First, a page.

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Huey Speaks for the Trees

. . . And fish, animals and people too



In 2001, Huey Johnson received the United Nations Environmental Programme's prestigious Sasakawa Prize. When he got the letter, he read it, then tossed it on his desk with the other hundreds of papers requesting his attention. It took a full two days until someone in the office called the U.N. and confirmed that, yes, he was the year's sole recipient of the $200,000 prize and would be honored at a ceremony in Washington, D.C.

The octogenarian responsible for saving so much public land in Marin County and beyond is modest about his accomplishments. "Saving the lands at Golden Gate National Recreation Area, what good did that do for the world?" he says over lunch, a daily ritual for him and his small staff at the Resource Renewal Institute in Mill Valley. "Made me feel good—you get patted on the head all the time, they make a movie about you—but the world didn't benefit very much from that."

Those who know Johnson aren't so dismissive about his achievements, which include starting the trailblazing Trust for Public Land.

"I think all of us working in conservation owe a lot to Huey," says Ralph Benson, executive director of the Sonoma Land Trust. "He was one of the first people who really thought of conservation beginning in the inner city and extending into the wilderness. Trust for Public Land was all about land for people. He was a pioneer with that."

Johnson heads up his own nonprofit devoted to saving the environment and fixing California's fractured water system.

"I always try to look at big-scale problems," he says. "In recent years, I've realized I've been very fortunate, probably very lucky, to be able to solve very small problems."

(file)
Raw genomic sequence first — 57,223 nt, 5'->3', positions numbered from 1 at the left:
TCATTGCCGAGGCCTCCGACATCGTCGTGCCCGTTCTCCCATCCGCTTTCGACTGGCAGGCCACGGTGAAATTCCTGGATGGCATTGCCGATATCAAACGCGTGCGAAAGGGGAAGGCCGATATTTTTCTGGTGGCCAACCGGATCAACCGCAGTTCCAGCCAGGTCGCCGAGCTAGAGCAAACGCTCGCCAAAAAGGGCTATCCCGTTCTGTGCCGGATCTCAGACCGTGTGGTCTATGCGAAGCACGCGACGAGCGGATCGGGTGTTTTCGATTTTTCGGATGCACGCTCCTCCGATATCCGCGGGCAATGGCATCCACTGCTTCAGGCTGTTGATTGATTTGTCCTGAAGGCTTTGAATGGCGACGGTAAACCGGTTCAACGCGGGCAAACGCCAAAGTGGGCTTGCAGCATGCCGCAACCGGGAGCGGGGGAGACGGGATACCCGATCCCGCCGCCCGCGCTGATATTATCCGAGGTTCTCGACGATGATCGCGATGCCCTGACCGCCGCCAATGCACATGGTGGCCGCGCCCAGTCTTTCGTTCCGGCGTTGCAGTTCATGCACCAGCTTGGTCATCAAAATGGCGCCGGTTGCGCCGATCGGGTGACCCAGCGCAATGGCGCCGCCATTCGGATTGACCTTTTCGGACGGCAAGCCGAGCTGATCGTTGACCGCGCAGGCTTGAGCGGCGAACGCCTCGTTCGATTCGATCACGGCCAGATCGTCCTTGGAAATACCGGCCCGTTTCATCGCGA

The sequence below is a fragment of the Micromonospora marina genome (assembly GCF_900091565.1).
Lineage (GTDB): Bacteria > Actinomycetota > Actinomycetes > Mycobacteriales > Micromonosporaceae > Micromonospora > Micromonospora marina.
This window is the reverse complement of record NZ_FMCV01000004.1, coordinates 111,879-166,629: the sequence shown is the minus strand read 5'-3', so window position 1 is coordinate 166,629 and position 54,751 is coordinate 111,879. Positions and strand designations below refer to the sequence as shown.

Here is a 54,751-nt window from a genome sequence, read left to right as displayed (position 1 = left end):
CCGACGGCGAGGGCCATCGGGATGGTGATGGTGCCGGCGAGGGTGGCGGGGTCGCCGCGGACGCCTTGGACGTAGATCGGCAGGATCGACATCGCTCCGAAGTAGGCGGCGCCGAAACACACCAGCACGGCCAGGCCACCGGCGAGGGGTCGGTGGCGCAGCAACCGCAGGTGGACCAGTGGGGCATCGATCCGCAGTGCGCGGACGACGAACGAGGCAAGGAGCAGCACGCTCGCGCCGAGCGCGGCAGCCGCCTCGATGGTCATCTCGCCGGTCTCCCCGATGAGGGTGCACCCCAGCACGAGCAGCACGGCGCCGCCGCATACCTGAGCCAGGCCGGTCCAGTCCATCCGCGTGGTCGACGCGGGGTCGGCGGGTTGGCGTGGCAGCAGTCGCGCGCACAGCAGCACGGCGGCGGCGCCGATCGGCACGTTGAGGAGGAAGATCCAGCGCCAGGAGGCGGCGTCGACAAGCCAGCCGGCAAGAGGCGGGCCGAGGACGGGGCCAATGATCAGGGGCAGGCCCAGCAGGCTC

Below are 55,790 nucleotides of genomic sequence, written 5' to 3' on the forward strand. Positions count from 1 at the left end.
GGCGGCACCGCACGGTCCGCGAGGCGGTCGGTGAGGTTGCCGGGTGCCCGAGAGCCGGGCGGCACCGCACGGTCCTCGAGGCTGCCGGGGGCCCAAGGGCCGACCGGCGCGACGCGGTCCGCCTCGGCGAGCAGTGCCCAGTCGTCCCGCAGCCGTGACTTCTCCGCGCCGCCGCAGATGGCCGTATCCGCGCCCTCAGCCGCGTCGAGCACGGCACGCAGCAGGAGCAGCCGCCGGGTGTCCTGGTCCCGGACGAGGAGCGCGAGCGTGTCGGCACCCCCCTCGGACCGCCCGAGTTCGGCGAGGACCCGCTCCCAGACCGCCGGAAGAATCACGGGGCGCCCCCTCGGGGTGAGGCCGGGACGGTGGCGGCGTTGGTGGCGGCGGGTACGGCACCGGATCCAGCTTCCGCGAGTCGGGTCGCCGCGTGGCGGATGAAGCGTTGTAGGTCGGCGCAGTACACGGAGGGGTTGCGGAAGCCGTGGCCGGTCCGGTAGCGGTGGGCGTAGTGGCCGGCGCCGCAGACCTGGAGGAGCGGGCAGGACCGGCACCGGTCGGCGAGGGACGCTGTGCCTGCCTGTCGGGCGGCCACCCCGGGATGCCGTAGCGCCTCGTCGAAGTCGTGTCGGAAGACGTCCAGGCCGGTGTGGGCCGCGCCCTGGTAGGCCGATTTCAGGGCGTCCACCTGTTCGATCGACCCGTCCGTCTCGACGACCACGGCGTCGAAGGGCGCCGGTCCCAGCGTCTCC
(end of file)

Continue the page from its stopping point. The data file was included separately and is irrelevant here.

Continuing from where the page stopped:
In this case, however, "small" translates to hundreds of thousands of acres preserved as natural habitat, and planting seeds for thousands of environmental organizations to spring forth and create a national movement.

"He doesn't put a lot of time into PR," says San Rafael environmental journalist David Kupfer, who has known Johnson for about 30 years. "He's not one to toot his own horn."

'This land is protected forever," read signs erected on vast swaths of land purchased by land trusts. The North Bay has the Sonoma Land Trust, the Marin Area Land Trust and the Land Trust of Napa, but none would be possible without Johnson's initiative. He founded the Trust for Public Land in 1972, which now has over 30 offices and 300 employees nationwide, with 5,300 park and conservation projects in 27 states. But more importantly, it served as a model for land trusts, and the roots of one-third of the nation's 1,700 local land trusts can be traced directly back to the Trust for Public Land.

In Sonoma County, Johnson fought to save the 3,117-acre Pepperwood Preserve after the California Academy of Sciences, to which the land was donated upon the owner's death, decided to reverse its original promise (and the deed's stipulation) to preserve the land. In 1995, it went up for sale, and Johnson organized a publicity campaign against the decision. The academy bowed to public pressure and decided to preserve the land for research and field classes.

Johnson got into politics as Jerry Brown's secretary for resources from 1978 to 1982. "I didn't really want the job, but [Brown] really wanted me to do it," he says. "I found that as an environmentalist I could get angry and hound at them to stop bulldozing a beautiful piece of land, or I could try and get policy established so that 10,000 bulldozers would be affected."

Johnson has never run for higher office and has no plans to do so. "I accomplish more by being appointed," he says, citing the promises politicians make, to both voters and special interests, that keep them from accomplishing as much as he'd like.

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